The United States ranks 19th in the quality of retirement available to senior citizens, according to the Natixis Global Retirement Index released Thursday.

The ranking is due mainly to the better social and health-care safety nets that exist in European countries that outranked the United States, Natixis says.

The study suggests that Americans will need to pick up a bigger share of their own retirement costs, especially as the number of retirees grows and the government’s ability to support them fades. The study was conducted by Natixis' Durable Portfolio Research Center. The firm oversees $779 billion, including retirement assets for institutions and individuals.

The study ranked 150 countries on factors such as health care, finances, material comfort and quality of life. The Durable Portfolio Research Center conducts research on risk management, asset allocation and other investment issues.

“Citizens of other industrialized nations can rely on strong social safety nets in old age, at least for now,” says John Hailer, Natixis' president and CEO. “In the U.S., we encourage workers to plan, save and invest, and promote policies that help them meet their future needs.”

Norway, Switzerland, Luxembourg, Sweden and Austria top the list. Others that beat the United States include the Czech Republic, Japan, Slovenia and Slovakia. The United Kingdom comes in just under the United States.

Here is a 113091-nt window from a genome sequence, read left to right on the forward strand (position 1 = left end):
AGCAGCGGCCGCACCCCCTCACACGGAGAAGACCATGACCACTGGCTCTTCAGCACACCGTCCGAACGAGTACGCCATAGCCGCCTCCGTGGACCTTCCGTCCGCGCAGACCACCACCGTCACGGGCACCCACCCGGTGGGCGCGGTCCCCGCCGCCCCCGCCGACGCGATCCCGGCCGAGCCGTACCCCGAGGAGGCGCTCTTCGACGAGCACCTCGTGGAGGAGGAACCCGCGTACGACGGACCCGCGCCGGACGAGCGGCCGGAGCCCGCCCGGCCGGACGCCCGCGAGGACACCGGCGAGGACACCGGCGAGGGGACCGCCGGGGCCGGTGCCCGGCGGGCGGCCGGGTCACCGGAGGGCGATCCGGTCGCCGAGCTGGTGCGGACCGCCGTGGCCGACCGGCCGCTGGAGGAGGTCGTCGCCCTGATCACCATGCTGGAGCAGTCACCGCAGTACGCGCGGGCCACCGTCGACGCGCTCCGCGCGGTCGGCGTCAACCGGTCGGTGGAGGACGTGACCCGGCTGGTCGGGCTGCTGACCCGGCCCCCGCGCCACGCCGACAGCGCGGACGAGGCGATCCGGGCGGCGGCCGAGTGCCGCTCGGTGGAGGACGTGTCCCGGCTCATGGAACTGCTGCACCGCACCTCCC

While the U.S. leads the world in per capita health spending, individuals are still required to pay a portion of this expense on their own, the report says. That leaves many health costs in the hands of retirees and takes resources away from their other needs.

In contrast, Western European nations, backed by robust health care and retiree social programs, dominate the top of the rankings, the report notes. By 2050, the ratio of working-age people to those over 65 in the U.S. is expected to drop from 5-1 to 2.8-1, which will diminish the government’s ability to finance programs such as Social Security and Medicare.

The economic downturn has also taken a major toll on retirement savings. Fifty-three percent of American workers 30 and older are on a path that will leave them unprepared for retirement, up significantly from 38 percent just two years ago, the study says.

To meet their retirement objectives, investors should employ a broad range of asset classes. A diversified portfolio can help investors temper short-term volatility and pursue long-term growth, Natixis says.